System.Transactions.TransactionScope provides an implicit programming model in which the transactions are automatically managed by the infrastructure. It provides a simple mechanism for you to specify a code block to participate in a transaction. TransactionScope reduces the complexity of code that need to use transactions and it allows existing transaction providers to be retrofitted to participate in this programming model. Nested transaction work transparently. Disparate transaction providers can participate in a transaction without increasing the complexity of your code. No wonder TransactionScope is so popular! Read More…
- Your code is easier to understand, maintain and troubleshoot.
- You are much more productive when you leverage the frameworks’ (WPF, Silverlight, XAML, WinRT) built-in features like Data Binding, Resource Dictionaries, Dependency Properties, Routed Events, Commands, etc.
- You can test your app’s behavior “under-the-skin,” avoiding the pitfalls and cost of testing at the UI level.
- Your ViewModels afford testability. You can have unit test coverage allowing “Test-Driven-Development” and “Automated Regressions.”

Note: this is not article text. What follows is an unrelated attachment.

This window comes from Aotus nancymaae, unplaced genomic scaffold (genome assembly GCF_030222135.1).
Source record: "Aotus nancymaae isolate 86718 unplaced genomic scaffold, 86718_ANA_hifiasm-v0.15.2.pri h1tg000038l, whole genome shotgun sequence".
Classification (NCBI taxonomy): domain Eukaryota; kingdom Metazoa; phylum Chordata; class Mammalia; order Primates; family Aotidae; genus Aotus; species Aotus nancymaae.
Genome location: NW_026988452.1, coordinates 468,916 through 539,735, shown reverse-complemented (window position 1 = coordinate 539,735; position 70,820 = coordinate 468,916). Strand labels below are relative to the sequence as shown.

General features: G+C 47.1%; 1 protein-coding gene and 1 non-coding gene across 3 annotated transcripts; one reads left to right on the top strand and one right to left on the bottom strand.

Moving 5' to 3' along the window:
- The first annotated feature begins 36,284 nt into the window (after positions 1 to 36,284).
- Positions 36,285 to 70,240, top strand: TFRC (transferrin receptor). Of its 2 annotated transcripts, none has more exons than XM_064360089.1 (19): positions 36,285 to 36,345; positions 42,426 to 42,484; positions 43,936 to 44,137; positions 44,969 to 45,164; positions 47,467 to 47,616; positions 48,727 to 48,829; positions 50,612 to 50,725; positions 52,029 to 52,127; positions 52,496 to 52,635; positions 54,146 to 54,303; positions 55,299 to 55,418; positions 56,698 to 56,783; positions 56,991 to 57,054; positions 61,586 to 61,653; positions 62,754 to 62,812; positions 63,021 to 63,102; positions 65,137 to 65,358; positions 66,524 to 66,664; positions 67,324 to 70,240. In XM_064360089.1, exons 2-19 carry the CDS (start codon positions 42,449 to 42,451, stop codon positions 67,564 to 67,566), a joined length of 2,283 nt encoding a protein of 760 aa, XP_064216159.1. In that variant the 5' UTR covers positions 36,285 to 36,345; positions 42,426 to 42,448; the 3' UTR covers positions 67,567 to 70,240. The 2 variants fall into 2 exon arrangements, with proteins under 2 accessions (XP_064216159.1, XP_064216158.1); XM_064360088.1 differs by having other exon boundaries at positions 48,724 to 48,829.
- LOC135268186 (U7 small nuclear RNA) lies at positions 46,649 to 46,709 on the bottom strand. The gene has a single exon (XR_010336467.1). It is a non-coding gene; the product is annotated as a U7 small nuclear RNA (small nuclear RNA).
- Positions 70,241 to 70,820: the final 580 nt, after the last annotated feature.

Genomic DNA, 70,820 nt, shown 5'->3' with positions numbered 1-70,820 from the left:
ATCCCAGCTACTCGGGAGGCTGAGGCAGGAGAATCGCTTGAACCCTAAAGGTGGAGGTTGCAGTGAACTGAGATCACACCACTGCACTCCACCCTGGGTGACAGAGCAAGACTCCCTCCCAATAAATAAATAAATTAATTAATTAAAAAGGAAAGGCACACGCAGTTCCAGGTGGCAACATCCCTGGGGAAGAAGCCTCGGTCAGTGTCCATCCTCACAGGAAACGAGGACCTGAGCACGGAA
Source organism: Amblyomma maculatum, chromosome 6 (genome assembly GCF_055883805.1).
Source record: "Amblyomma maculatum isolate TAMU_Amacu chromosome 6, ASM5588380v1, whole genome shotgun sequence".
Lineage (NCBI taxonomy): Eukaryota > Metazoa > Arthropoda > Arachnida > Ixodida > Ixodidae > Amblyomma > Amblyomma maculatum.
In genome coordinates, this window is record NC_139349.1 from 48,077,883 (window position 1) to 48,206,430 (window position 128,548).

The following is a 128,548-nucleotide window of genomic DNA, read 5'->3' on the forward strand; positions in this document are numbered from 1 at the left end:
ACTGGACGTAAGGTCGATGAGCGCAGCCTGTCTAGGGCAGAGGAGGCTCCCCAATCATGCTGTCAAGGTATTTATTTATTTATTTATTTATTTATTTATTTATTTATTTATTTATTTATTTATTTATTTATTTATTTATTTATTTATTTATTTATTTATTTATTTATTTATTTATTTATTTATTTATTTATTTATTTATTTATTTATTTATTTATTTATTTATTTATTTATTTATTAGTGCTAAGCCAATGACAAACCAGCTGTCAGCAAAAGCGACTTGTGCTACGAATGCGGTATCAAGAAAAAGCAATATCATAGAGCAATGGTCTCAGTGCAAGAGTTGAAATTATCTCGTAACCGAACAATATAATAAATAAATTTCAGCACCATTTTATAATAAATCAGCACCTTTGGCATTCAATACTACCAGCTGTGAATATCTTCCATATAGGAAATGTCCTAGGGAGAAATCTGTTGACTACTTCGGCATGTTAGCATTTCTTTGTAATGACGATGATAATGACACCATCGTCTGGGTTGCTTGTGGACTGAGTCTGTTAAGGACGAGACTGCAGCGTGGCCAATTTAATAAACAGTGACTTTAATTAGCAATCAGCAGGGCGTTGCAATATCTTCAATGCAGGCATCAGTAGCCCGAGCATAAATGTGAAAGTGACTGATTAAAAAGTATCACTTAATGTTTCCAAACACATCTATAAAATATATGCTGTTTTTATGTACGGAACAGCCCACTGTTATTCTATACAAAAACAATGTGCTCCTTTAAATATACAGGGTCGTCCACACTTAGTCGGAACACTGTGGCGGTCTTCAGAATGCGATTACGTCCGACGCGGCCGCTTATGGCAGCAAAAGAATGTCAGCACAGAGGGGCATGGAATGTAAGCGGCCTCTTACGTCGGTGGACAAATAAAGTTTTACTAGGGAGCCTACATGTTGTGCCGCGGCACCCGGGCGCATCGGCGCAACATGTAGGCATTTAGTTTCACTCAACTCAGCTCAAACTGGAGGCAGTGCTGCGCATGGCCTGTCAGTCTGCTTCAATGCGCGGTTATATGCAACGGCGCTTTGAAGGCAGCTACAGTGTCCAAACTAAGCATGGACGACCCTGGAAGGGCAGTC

- Decoupling the View from the ViewModel in the way enabled by MVVM allows designers and developers to work productively in harmony.
As noted in the previous post, the System.TimeZoneInfo uses AdjustmentRules to account for DST Transitions, and the default AdjustmentRules do not incorporate all the available DST data. But it is possible to create a custom TimeZoneInfo and populate the AdjustmentRules with DST Transition data available to cover all DST transitions.
However, as I learned more about how Bootstrap grid is used, I realized that there is a problem with the way I was using Bootstrap. Bootstrap’s grid is steering me away from the path of semantic markup.
Upon startup, the app retrieves the population counts for each U.S. State and displays those counts in a marker positioned in the geographic middle of each state.